At the annual convention of the Council for Exceptional Children last week, Education Secretary Arne Duncan called on special educators to take responsibility for the success of their students.
Duncan said that all children should leave school ready for college and/or career. “High expectations must be the norm, not the exception.”
What do you think? Please take our poll.
The article about Secretary Duncan’s speech is available on Disability Scoop: Education Secretary Looks To Teachers To Raise Bar For Students With Disabilities
Several people commented on the article. All but one disagreed with Duncan’s statements about the need to prepare children with disabilities for further education and employment. I agree with him.
Low expectations lead to poor outcomes in special education. Schools need to prepare children with disabilities for further education, employment, and independent living. (Purpose of IDEA at 20 U.S.C. 1400(d))
The Power of High Expectations
Decades of research shows that children live up to their teachers’ expectations. Low expectations lead to low academic achievement and poor behavior. When teachers have high expectations, student achievement and behavior soar.
In a recent study, 86 percent of teachers agreed that setting high expectations for students has a major impact on student achievement. Yet only 36 percent of teachers agreed that all their students have the ability to succeed academically. (Source: MetLife Survey of the American Teacher)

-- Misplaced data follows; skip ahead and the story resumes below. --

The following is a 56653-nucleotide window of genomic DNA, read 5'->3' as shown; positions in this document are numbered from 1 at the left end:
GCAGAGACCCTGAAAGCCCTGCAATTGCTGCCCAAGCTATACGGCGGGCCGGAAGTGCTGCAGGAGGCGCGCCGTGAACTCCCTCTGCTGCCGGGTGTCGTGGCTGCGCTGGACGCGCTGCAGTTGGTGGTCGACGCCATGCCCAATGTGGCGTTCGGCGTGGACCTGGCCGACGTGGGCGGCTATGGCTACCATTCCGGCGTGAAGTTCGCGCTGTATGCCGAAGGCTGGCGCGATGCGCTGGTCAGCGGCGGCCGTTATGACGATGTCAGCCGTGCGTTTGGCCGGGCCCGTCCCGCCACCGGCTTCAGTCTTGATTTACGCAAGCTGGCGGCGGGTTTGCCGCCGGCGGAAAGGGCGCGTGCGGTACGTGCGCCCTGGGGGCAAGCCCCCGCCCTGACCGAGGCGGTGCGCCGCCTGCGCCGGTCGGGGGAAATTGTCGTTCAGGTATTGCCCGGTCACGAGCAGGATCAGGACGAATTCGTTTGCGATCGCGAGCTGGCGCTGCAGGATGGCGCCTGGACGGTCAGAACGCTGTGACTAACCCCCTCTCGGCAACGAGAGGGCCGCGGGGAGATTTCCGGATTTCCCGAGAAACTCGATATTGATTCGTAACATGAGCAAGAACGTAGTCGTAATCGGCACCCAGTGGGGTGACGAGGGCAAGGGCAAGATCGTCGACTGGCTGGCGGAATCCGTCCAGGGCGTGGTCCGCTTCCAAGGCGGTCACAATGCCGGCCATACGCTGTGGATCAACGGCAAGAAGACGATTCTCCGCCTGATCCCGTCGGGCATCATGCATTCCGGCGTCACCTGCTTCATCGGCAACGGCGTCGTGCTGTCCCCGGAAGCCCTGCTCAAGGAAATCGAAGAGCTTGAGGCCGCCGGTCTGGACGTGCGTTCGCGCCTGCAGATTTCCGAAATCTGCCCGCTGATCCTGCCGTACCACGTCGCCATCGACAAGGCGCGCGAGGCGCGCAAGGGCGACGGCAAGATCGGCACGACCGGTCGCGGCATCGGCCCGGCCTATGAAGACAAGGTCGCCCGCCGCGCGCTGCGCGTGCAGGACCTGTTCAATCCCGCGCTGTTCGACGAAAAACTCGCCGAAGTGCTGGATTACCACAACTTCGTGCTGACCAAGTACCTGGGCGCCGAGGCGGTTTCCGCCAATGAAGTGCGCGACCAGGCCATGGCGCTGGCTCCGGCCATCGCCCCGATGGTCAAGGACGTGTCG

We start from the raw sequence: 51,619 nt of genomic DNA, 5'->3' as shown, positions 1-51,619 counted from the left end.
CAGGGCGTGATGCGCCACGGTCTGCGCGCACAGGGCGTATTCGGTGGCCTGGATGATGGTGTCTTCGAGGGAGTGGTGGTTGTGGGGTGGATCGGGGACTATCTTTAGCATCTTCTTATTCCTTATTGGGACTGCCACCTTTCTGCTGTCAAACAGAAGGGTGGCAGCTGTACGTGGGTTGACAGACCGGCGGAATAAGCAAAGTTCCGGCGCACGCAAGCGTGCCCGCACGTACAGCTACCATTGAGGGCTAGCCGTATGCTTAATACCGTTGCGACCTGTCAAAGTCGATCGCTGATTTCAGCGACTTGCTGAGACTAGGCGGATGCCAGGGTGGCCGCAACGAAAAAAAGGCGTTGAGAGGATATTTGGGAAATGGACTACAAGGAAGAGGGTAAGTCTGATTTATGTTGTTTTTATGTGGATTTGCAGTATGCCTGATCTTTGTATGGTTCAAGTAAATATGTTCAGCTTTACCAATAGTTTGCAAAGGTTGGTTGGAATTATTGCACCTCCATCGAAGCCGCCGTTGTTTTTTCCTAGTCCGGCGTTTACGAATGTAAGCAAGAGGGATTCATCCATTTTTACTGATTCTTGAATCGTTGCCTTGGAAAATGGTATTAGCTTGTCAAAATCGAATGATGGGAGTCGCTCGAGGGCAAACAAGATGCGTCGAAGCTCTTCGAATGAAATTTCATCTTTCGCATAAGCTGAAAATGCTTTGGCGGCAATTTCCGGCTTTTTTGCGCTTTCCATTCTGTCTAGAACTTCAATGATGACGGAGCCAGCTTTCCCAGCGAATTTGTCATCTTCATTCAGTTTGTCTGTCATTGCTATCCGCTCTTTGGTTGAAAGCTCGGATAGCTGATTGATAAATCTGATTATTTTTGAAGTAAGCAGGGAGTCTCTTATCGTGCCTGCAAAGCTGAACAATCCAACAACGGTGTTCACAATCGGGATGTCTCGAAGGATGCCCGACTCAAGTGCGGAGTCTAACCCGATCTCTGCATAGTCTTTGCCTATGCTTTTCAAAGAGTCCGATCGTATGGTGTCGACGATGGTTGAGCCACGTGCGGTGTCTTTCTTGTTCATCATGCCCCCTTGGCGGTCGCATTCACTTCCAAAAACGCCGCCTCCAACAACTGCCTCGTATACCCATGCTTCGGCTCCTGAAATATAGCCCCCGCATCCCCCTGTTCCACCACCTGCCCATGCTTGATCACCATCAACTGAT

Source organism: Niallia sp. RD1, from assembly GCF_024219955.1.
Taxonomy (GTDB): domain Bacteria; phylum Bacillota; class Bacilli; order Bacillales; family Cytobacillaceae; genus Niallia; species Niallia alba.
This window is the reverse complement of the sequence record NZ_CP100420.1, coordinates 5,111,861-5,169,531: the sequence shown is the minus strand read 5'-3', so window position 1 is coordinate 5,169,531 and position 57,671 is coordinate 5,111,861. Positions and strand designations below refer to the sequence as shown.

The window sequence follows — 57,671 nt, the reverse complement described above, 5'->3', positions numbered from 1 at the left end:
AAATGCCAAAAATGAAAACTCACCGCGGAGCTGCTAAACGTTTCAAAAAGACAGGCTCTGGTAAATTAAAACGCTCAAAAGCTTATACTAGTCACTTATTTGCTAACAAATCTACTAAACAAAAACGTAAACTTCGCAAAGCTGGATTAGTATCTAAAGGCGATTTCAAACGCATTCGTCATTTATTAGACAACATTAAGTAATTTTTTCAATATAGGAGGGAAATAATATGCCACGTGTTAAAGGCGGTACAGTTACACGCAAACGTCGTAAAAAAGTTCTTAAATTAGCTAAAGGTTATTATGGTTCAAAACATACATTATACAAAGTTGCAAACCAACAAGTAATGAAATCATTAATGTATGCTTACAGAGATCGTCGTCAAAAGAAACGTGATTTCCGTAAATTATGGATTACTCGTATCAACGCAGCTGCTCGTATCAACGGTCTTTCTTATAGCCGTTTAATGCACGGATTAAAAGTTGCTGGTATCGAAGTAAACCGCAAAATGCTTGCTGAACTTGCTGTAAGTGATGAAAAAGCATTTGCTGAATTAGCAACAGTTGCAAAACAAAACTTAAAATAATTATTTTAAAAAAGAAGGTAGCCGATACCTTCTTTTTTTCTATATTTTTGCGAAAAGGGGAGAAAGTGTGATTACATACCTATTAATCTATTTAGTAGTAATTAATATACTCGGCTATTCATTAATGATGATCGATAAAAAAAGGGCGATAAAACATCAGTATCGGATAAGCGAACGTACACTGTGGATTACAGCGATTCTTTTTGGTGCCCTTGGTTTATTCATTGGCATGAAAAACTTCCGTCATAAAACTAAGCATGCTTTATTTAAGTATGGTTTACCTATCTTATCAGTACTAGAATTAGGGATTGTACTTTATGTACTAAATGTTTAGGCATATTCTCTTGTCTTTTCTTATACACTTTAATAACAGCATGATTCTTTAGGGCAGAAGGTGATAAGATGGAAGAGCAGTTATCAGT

IDEA Impeded by Low Expectations
IDEA is the federal law that governs special education for children with disabilities. In the Findings section of the law, Congress described obstacles to implementation of the law:
“implementation … has been impeded by low expectations, and an insufficient focus on applying replicable research on proven methods of teaching and learning for children with disabilities.” 20 U.S.C. 1400(c)(4)
Congress found that “over 30 years of research and experience” demonstrated that special education would be more effective by:
“… having high expectations for such children and ensuring their access to the general education curriculum in regular classrooms, to the maximum extent possible … to meet the challenging expectations that have been established for all children; and be prepared to lead productive and independent lives to the maximum extent possible.” (20 U.S.C. 1400(c)(5); page 46, Wrightslaw: Special Education Law)
Do you think special education be more effective if teachers had higher expectations for children with disabilities? Should schools prepare children to lead productive and independent lives to the maximum extent possible?
How can we convey high expectations to our children when their teachers (and some parents) don’t believe that low expectations are a problem?